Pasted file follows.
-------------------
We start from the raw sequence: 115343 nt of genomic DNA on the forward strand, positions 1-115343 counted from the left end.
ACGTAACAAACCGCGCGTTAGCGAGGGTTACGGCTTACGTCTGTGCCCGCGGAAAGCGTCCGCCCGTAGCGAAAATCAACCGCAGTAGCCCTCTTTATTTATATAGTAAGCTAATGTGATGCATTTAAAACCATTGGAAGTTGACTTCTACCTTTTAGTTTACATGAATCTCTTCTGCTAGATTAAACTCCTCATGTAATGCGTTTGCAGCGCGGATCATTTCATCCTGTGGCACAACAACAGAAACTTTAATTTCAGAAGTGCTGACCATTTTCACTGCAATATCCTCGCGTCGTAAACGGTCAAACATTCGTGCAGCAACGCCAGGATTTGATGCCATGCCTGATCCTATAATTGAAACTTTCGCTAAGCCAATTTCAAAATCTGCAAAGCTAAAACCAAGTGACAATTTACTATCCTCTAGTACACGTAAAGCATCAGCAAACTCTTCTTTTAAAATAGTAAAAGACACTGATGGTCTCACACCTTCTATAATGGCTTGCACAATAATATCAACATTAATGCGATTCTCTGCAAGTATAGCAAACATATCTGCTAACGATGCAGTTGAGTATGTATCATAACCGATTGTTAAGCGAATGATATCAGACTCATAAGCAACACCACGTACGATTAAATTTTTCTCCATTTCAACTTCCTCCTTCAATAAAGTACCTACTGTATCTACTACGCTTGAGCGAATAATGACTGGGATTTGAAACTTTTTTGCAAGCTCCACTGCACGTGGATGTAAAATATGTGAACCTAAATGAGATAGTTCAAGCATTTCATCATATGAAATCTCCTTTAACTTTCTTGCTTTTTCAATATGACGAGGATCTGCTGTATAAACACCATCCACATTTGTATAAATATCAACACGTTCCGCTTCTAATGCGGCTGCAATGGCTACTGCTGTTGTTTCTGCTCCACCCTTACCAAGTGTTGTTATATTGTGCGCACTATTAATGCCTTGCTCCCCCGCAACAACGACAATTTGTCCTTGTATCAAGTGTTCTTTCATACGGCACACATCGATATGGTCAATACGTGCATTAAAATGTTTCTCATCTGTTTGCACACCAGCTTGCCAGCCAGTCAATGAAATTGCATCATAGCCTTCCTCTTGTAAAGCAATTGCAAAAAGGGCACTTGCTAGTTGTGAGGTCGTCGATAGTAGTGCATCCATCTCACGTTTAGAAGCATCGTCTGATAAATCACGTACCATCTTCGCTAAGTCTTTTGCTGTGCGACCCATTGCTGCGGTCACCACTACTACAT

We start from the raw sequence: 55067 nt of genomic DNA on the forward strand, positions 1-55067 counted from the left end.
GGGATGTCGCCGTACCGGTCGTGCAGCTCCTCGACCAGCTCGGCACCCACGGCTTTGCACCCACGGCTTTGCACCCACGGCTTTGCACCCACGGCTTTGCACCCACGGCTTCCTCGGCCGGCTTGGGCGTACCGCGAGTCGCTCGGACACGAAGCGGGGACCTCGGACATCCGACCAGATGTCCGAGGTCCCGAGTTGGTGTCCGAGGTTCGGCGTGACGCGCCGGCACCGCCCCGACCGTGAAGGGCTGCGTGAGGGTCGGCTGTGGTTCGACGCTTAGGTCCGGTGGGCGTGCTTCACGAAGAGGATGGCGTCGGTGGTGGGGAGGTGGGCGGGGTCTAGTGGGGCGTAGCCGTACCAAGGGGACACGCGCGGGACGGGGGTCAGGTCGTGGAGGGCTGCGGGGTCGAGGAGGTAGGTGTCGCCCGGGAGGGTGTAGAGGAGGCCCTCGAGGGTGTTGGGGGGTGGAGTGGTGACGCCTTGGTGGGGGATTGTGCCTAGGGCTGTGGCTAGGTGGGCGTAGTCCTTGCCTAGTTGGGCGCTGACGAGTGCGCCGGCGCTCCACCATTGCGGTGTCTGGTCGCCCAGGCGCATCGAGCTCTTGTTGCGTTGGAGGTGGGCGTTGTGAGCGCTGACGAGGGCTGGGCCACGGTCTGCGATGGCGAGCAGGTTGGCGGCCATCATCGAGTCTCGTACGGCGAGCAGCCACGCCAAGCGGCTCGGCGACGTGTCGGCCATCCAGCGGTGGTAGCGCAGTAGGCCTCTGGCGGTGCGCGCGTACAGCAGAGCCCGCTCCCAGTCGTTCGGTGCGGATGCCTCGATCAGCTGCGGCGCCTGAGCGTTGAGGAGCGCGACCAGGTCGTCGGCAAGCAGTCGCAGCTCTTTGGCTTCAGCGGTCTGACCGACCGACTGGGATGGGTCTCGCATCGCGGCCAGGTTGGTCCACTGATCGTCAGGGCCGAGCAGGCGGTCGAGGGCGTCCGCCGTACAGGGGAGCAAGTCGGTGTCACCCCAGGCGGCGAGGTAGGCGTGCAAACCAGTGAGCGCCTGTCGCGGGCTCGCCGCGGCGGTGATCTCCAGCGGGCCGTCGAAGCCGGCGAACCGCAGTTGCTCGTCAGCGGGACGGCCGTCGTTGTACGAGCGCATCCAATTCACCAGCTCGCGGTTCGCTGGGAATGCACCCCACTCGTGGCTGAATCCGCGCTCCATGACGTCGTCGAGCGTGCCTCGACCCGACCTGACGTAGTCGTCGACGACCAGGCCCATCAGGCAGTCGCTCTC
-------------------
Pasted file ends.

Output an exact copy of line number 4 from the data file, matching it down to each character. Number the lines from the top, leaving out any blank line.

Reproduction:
GGGATGTCGCCGTACCGGTCGTGCAGCTCCTCGACCAGCTCGGCACCCACGGCTTTGCACCCACGGCTTTGCACCCACGGCTTTGCACCCACGGCTTTGCACCCACGGCTTCCTCGGCCGGCTTGGGCGTACCGCGAGTCGCTCGGACACGAAGCGGGGACCTCGGACATCCGACCAGATGTCCGAGGTCCCGAGTTGGTGTCCGAGGTTCGGCGTGACGCGCCGGCACCGCCCCGACCGTGAAGGGCTGCGTGAGGGTCGGCTGTGGTTCGACGCTTAGGTCCGGTGGGCGTGCTTCACGAAGAGGATGGCGTCGGTGGTGGGGAGGTGGGCGGGGTCTAGTGGGGCGTAGCCGTACCAAGGGGACACGCGCGGGACGGGGGTCAGGTCGTGGAGGGCTGCGGGGTCGAGGAGGTAGGTGTCGCCCGGGAGGGTGTAGAGGAGGCCCTCGAGGGTGTTGGGGGGTGGAGTGGTGACGCCTTGGTGGGGGATTGTGCCTAGGGCTGTGGCTAGGTGGGCGTAGTCCTTGCCTAGTTGGGCGCTGACGAGTGCGCCGGCGCTCCACCATTGCGGTGTCTGGTCGCCCAGGCGCATCGAGCTCTTGTTGCGTTGGAGGTGGGCGTTGTGAGCGCTGACGAGGGCTGGGCCACGGTCTGCGATGGCGAGCAGGTTGGCGGCCATCATCGAGTCTCGTACGGCGAGCAGCCACGCCAAGCGGCTCGGCGACGTGTCGGCCATCCAGCGGTGGTAGCGCAGTAGGCCTCTGGCGGTGCGCGCGTACAGCAGAGCCCGCTCCCAGTCGTTCGGTGCGGATGCCTCGATCAGCTGCGGCGCCTGAGCGTTGAGGAGCGCGACCAGGTCGTCGGCAAGCAGTCGCAGCTCTTTGGCTTCAGCGGTCTGACCGACCGACTGGGATGGGTCTCGCATCGCGGCCAGGTTGGTCCACTGATCGTCAGGGCCGAGCAGGCGGTCGAGGGCGTCCGCCGTACAGGGGAGCAAGTCGGTGTCACCCCAGGCGGCGAGGTAGGCGTGCAAACCAGTGAGCGCCTGTCGCGGGCTCGCCGCGGCGGTGATCTCCAGCGGGCCGTCGAAGCCGGCGAACCGCAGTTGCTCGTCAGCGGGACGGCCGTCGTTGTACGAGCGCATCCAATTCACCAGCTCGCGGTTCGCTGGGAATGCACCCCACTCGTGGCTGAATCCGCGCTCCATGACGTCGTCGAGCGTGCCTCGACCCGACCTGACGTAGTCGTCGACGACCAGGCCCATCAGGCAGTCGCTCTC